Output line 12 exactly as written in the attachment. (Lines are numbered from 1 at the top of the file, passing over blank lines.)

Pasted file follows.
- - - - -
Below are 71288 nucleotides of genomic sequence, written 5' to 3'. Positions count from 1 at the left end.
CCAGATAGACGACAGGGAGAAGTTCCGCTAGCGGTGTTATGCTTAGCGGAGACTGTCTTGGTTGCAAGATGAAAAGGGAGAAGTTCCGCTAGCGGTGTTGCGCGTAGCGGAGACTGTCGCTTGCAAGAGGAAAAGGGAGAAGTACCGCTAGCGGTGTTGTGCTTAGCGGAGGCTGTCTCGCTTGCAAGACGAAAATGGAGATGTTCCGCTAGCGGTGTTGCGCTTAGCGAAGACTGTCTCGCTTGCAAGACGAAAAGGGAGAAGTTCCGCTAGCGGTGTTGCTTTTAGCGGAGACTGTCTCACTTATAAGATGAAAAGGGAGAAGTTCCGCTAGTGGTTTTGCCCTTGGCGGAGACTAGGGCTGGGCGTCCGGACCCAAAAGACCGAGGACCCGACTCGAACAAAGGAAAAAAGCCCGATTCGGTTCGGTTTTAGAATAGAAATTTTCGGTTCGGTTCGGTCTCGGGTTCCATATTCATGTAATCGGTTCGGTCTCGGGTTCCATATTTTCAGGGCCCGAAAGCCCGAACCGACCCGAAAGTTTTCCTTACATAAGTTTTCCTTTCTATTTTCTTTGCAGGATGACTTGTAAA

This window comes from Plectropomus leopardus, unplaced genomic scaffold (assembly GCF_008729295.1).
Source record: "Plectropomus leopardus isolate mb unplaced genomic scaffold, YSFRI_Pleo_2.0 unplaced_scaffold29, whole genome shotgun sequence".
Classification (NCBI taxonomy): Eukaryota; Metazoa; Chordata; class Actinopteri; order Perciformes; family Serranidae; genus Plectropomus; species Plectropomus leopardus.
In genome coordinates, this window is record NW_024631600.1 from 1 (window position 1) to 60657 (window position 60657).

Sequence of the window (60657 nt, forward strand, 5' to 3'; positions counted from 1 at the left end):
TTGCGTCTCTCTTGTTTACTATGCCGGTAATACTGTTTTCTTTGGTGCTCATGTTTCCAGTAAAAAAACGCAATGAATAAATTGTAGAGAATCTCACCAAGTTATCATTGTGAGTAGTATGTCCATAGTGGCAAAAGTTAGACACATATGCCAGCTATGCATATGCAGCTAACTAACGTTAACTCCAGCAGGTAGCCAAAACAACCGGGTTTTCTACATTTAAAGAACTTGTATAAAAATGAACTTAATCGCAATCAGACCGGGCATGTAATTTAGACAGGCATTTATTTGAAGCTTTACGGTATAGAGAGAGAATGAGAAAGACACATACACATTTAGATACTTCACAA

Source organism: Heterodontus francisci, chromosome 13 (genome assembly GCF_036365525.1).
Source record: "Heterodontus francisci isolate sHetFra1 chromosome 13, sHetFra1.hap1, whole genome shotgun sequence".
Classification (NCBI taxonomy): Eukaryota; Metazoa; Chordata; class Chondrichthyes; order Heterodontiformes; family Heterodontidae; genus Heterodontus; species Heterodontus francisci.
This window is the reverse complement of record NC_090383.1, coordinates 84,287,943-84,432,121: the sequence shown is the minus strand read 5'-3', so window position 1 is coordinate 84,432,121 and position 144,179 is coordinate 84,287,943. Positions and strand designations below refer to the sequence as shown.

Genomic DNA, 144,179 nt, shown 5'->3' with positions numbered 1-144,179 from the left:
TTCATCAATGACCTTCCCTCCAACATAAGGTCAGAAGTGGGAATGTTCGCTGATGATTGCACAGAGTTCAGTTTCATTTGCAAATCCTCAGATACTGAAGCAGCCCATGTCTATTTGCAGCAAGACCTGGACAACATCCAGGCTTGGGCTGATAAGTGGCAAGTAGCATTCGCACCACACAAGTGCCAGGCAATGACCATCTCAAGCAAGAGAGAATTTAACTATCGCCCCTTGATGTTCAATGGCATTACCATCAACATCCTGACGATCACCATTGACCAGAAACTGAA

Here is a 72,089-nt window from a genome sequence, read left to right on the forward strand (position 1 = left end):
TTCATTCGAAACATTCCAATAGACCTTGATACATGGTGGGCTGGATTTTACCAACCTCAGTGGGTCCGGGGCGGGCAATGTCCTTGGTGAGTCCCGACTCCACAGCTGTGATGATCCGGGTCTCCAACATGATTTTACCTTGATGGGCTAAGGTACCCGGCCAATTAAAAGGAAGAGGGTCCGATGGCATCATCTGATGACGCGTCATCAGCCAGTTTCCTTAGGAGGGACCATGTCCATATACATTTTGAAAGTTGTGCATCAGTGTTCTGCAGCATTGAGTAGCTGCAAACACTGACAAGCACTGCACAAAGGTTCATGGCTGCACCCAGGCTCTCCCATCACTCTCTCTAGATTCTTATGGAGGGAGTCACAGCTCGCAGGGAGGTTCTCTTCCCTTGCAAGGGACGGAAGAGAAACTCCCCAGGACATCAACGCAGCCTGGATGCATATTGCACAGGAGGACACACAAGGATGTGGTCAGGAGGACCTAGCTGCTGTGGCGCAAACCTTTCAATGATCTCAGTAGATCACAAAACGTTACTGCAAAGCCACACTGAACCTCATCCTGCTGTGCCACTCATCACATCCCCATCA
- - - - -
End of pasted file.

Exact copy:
This window is the reverse complement of record NC_090383.1, coordinates 84,287,943-84,432,121: the sequence shown is the minus strand read 5'-3', so window position 1 is coordinate 84,432,121 and position 144,179 is coordinate 84,287,943. Positions and strand designations below refer to the sequence as shown.